At Abora 1, the resident CWC group altered not only their subsistence economy, from stock breeding to fishing, but also their lifeway becoming more sedentary; as evidenced by the exceptionally large ceramic assemblage, a localised pottery-making tradition and pottery use principally directed towards the processing of wild resources. Alternatively, we can speculate that the CWC communities returned to Abora 1 numerous times over the course of several hundred years worth of deposition at the locality, which might account for the higher frequency of vessels.
At Daktariškė 5, fishing also became a significant part of the local CWC economy although stock breeding and the consumption/production/storage of dairy products persisted, perhaps symbolically (see Piličiauskas et al. 2018a) as demonstrated by the presence of dairy fats in two beakers (Robson et al. 2019). Here, pottery production was more in line with other sites in the eastern Baltic, implying a degree of mobility as well as contact/communication with the neighbouring CWC communities.
On the Baltic coast, aquatic resources continued to be exploited as evidenced by the rollable fish screen at Šventoji 58 as well as the remains of fish and presence of aquatic biomarkers in the CWC vessels discovered at the site of Alksnynė 3 (Piličiauskas 2018; Robson et al. 2019) and elsewhere (Heron et al. 2015; Pääkkönen et al. 2020).
Animal husbandry was, however, practised by other CWC groups and is perhaps clearer at sites located in the hinterland as demonstrated by the generally lower δ15N values of foodcrusts and greater occurrence of dairy and ruminant fats within ceramic vessels (Piličiauskas et al. 2018b; Robson et al. 2019). While the role of local hunter-gatherers in the re-Neolithisation process is poorly understood, further investigations into the CWC fishery sites are warranted.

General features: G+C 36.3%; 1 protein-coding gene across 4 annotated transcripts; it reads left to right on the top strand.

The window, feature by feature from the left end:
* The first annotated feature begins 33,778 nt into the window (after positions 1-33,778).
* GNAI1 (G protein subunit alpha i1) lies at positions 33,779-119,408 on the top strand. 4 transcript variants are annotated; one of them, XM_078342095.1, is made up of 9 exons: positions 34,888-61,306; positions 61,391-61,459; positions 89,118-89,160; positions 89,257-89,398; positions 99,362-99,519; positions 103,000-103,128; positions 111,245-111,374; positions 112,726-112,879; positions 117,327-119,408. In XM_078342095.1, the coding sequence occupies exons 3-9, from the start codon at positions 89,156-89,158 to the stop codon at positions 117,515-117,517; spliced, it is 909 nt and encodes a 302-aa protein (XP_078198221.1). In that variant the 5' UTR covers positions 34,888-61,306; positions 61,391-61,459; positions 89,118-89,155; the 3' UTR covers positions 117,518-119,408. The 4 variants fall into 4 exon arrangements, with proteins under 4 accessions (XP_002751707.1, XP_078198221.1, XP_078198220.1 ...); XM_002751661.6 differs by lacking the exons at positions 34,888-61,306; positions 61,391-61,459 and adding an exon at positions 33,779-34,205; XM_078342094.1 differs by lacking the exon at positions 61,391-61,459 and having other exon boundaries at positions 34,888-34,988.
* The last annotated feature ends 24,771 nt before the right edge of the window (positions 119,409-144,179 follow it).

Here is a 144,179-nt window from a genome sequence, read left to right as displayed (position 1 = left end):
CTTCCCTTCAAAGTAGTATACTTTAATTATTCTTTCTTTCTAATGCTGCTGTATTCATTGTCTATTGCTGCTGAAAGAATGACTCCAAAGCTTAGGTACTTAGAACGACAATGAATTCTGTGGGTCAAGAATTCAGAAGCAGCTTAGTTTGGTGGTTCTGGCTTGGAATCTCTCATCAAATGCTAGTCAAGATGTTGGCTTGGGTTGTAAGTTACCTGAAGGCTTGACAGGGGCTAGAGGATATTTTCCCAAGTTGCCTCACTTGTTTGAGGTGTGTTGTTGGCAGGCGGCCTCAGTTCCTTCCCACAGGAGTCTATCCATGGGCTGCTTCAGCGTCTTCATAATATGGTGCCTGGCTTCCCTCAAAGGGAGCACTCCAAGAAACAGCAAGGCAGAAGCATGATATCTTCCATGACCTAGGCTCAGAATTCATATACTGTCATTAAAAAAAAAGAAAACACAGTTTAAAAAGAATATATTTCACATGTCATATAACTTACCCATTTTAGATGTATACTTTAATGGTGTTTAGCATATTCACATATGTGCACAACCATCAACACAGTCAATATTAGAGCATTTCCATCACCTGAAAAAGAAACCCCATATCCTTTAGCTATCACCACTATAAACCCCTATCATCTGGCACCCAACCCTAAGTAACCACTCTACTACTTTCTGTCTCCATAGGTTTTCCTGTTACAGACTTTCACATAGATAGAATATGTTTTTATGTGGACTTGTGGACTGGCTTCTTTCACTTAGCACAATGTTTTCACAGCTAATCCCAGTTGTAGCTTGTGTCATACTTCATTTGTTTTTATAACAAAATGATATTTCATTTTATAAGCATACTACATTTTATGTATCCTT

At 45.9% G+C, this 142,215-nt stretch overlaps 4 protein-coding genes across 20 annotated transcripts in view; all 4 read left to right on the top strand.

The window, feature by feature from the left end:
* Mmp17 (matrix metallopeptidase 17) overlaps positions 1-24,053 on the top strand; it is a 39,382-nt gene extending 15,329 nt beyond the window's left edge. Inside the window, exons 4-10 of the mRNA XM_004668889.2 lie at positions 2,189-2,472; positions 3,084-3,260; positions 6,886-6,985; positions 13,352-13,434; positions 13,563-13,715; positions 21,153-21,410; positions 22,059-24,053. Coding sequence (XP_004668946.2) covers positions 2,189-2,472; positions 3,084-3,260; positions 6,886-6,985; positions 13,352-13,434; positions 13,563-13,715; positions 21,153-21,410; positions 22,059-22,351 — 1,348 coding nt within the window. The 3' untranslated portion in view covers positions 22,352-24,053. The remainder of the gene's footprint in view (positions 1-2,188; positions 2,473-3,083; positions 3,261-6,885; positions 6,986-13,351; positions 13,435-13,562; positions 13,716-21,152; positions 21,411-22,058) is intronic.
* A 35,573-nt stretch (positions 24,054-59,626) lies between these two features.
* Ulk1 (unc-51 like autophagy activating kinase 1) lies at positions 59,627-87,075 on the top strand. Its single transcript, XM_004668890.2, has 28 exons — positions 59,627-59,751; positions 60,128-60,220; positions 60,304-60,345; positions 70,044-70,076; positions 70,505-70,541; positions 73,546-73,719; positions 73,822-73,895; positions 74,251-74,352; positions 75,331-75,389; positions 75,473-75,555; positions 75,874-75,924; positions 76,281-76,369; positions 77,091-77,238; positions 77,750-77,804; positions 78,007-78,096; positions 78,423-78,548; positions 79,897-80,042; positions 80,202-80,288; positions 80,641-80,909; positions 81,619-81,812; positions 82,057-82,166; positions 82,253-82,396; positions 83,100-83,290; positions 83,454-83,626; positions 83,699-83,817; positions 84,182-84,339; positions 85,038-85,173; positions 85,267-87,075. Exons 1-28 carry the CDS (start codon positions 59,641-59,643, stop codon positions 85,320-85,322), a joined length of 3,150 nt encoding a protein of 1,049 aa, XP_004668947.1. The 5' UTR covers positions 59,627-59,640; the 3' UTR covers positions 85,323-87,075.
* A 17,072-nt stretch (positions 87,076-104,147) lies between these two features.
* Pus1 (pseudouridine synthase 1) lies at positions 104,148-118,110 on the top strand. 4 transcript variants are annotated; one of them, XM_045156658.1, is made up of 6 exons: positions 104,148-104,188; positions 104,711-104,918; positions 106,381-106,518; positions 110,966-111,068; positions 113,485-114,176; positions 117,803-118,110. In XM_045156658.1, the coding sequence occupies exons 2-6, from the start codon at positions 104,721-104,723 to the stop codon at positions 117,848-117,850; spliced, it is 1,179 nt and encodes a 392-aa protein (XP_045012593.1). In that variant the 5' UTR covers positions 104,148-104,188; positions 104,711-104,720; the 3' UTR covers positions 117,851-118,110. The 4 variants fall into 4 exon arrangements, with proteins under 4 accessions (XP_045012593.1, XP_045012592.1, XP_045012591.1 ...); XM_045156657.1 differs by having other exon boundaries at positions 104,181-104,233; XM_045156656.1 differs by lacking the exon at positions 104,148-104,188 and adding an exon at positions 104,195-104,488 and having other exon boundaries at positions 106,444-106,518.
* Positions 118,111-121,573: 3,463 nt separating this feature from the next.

To conclude, these data indicate that some CWC groups, particularly in lacustrine and coastal ecotones, partook in the process of de-Neolithisation and a return to hunting, gathering and fishing. Moreover, despite a change in the subsistence economy, there was no apparent change in pottery production. Indeed, these groups continued producing pottery akin to other assemblages from CWC sites in the eastern Baltic without incorporating other hunter-gatherer-fisher elements, thus demonstrating that the primary agent for the de-Neolithisation process was not the assimilation with local hunter-gatherers-fishers.
The return to hunting-fishing subsistence strategy was already known to have happened among Corded Ware-derived groups of Fennoscandia and the Forest Zone during the Bronze Age. Recent papers by Piličiauskas and colleagues are showing that this phenomenon was not merely constrained by a later worsening climate, but that it must have been a widespread process already among late CWC groups settling down and becoming “local”.
As the authors support based on material culture alone, this evolution was not the product – as previously suggested – of admixture with local sub-Neolithic groups, but rather a natural adaptation of mobile stockbreeders surrounded by forested areas rich in flora and fauna. Population genomics already confirmed that sampled groups around the Gulf of Finland are among the few European peoples to show major genetic continuity after the Corded Ware expansion and up to the Middle Ages, which explains their linguistic continuity.
- Indo-Iranian influence on West Uralic through the Catacomb culture
- Early Uralic – Indo-European contacts within Europe
- Volosovo hunter-gatherers started to disappear earlier than previously believed
- Genetic continuity among Uralic-speaking cultures in north-eastern Europe
- Pre-Germanic and Pre-Balto-Finnic shared vocabulary from Pitted Ware seal hunters
- The Lusatian culture, the most likely vector of Balto-Slavic expansions
- European hydrotoponymy (IV): tug of war between Balto-Slavic and West Uralic
- Balto-Slavic accentual mobility: an innovation in contact with Balto-Finnic
- Corded Ware ancestry in North Eurasia and the Uralic expansion
- Uralic speakers formed clines of Corded Ware ancestry with WHG:ANE populations
- The cradle of Russians, an obvious Finno-Volgaic genetic hotspot